Jul 21, 2021
Last fall’s freezing weather will reduce walnut harvest

Farmers are walking orchards and assessing damage to walnut trees and potentially this year’s crop, which farm advisors say stems from periods of extreme cold that occurred last fall.

University of California Cooperative Extension (UCCE) farm advisors in several counties where walnuts are grown commercially report that “winter dieback” or “winter kill,” brought on by below-freezing temperatures last November, has affected walnut trees young and old.

“Some trees are really wiped out and only had some leaf-out in spring from the bottom of the tree, and in other orchards symptoms might have some shoot dieback at the very tops of the tree,” said Luke Milliron, UCCE farm advisor for Butte, Glenn and Tehama counties. “In many orchards, damage has really delayed leaf-out and the leaves are really small, which means that these orchards are at a real risk of sunburn with the extreme heat.”

Organic walnut grower Paul Lauenroth, who has about 50 acres of walnuts, pointed out that damage to county walnut orchards is widespread.

“I’ve rode around into different areas of Lake County, and I was quite surprised. Some orchards are fair and other orchards are definitely not worth picking. We have a big crop with damage to the trees that’s unbelievable,” Lauenroth said. “Some trees are loaded so much they look like they’re going to break, and then you go to the next tree and it looks dead, then the next tree is half loaded and the next tree is loaded. I’ve never seen anything like it.”

Lauenroth said he believes this will also affect the operation of his commercial walnut dryer, which typically runs six days a week during harvest.

“The walnut dryer is affected big time,” Lauenroth said, adding that he believes due to lack of volume his walnut dryer may only run one day a week. “Many affected walnut orchards do not have a crop. The crop is really light; it’s maybe 50%.”

Ken Mitchell, who grows walnuts in Sacramento County, said he has observed only minor damage to his walnut trees this year.

“Our damage is 3-5% damage. The tree dies except all of the way down to the stump, and then the tree comes back as just wild growth,” said Mitchell, adding that reasons for the tremendous amount of damage are not totally clear. “Two or three years ago we personally had damage from frost that was pretty devastating. We had to cut a good number of trees back, probably 50-70% down, just to get live growth.”

Farm advisors believe that the cause of freeze damage to walnuts is related to wild swings in weather that happened in November 2020. In early November, temperatures were around 80° F, and they dropped well below freezing on Nov. 10 and Nov. 12. UC Davis plant physiologist Maciej Zwieniecki explained that during the warm daytime temperatures, limbs contain starch, which does not provide protection from freezing. 2020 is the third consecutive year of walnut freeze damage in California, according to farm advisors.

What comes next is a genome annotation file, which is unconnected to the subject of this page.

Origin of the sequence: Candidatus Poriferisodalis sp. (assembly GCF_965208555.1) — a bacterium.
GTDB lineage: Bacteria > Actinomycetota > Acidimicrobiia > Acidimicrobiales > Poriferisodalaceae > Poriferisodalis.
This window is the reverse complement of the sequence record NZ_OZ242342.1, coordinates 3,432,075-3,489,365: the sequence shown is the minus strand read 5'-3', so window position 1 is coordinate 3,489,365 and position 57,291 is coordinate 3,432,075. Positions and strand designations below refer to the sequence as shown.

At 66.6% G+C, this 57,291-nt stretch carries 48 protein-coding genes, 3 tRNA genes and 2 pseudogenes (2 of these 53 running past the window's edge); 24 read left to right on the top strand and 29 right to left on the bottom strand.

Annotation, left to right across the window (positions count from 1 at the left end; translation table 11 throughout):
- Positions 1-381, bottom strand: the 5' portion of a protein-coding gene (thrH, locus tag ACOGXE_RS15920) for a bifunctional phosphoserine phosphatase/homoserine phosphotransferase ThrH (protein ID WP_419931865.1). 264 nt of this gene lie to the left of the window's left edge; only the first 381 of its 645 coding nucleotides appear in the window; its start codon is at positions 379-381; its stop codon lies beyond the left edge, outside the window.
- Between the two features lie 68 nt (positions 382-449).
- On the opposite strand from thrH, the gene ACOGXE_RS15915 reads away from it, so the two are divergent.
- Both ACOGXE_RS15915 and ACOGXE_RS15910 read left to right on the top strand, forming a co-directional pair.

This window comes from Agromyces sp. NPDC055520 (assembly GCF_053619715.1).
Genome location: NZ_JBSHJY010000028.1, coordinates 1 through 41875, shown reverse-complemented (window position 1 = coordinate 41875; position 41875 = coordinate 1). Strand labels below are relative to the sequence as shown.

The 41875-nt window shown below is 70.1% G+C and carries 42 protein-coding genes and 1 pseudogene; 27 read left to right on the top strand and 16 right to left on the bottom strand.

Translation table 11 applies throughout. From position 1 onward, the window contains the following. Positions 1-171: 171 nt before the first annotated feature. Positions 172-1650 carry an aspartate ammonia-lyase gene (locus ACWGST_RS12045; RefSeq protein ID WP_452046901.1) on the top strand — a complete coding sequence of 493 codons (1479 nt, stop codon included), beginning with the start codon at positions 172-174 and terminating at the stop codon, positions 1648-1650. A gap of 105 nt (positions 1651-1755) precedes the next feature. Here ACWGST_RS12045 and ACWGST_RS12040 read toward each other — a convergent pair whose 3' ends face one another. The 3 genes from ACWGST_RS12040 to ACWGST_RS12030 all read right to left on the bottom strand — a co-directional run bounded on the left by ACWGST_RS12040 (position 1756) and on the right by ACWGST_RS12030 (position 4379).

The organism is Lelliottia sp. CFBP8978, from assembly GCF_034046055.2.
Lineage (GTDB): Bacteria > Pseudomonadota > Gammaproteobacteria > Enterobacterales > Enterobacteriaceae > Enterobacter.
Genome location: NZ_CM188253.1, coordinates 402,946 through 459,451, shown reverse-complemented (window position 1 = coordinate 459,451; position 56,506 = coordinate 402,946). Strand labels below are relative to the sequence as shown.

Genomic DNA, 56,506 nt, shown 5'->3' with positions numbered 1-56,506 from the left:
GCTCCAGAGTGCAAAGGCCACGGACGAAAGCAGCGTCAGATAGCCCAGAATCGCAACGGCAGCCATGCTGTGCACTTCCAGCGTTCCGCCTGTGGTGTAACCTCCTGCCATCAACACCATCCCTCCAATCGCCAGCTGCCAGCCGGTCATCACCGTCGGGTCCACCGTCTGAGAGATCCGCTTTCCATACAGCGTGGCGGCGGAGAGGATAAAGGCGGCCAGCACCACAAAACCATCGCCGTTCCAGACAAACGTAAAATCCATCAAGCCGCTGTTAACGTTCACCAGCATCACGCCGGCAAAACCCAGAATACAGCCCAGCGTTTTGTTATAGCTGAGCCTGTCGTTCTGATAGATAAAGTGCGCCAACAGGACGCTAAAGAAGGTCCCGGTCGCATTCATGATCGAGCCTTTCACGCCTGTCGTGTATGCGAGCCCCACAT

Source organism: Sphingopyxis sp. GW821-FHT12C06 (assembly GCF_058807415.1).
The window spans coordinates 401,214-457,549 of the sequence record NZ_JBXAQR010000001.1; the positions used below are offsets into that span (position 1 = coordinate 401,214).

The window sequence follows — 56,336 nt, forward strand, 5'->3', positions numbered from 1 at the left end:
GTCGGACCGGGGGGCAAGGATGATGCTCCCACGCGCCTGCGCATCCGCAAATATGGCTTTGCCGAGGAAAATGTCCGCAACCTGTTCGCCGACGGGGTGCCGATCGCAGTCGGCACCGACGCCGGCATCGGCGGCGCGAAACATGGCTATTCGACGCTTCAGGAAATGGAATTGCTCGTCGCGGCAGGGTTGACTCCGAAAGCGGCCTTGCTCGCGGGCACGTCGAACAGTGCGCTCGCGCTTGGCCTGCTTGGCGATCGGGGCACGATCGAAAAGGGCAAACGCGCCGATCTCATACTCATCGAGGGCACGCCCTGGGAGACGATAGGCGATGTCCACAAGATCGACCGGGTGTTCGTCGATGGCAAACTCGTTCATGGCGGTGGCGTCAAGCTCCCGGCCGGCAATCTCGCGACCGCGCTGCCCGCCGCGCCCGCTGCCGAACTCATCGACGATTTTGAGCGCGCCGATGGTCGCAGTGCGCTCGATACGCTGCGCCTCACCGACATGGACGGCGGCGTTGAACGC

Freeze damage, which was first observed in the spring, is most severe in Butte, Glenn and Tehama counties, Milliron said, with other damage reported in Lake, San Joaquin, Stanislaus, Yolo and Yuba counties.

Lake County farmer David Rosenthal, who was not directly affected since he does not grow walnuts, said he was surprised by the scope of the damage to Lake County orchards.

“Driving through Lake County, the trees look dead,” he said. “These look like old, abandoned trees that have been dead for some time, but the reality is they were all alive last year and now they’re not.”

Rachel Elkins, UCCE farm advisor emeritus, Lake and Mendocino counties, reported that some orchards have been through several consecutive years of drought-related winter injury events. In visiting orchards, she said, trees with better water status going into the fall and winter, mainly due to irrigation, were more likely to emerge from dormancy in better shape.

Lauenroth said, “There seems to be no rhyme or reason” for the sporadic nature of the damage across the orchard.

“If all of the trees froze, you’d think they’d all be the same, so to see one tree good and then the next tree bad and two trees good and two trees bad, it’s so strange,” he said. “I went up to the highest part of the orchard and there’s more dead trees there than anywhere else in the orchard. I guarantee that highest spot didn’t freeze.”

Due to the damaged walnut trees, those in the walnut business expect reduced yields for this year’s walnut crop, with some orchards “more severely reduced and maybe years of recovery for those blocks,” Milliron said.

“I wouldn’t expect to necessarily see any problems with the overall (crop) numbers. There’s a lot of new acreage coming online,” Milliron said.

Michelle McNeil Connelly, executive director and CEO at California Walnut Board & Commission, said the walnut sector will have a better estimate of this year’s walnut production following the release of U.S. Department of Agriculture California Walnut Objective Measurement report on Aug. 27.

“It is incredibly hard to tell at this point what the impact of the freeze is on the overall crop, as there is no consistency in what is being seen across regions and microclimates,” Connelly said. “We will know more as CASS (California Agricultural Statistics Service) begins work for the objective measurement.”

The 2020 California walnut crop was about 780,000 tons, up from previous years due to increased plantings that happened over the past seven years, with the majority happening between 2013 and 2016, according to the California Walnut Board & Commission. California walnut acreage is about 380,000 bearing acres.

– Christina Souza, California Farm Bureau Federation
Image: Lucy Llewellyn Byard


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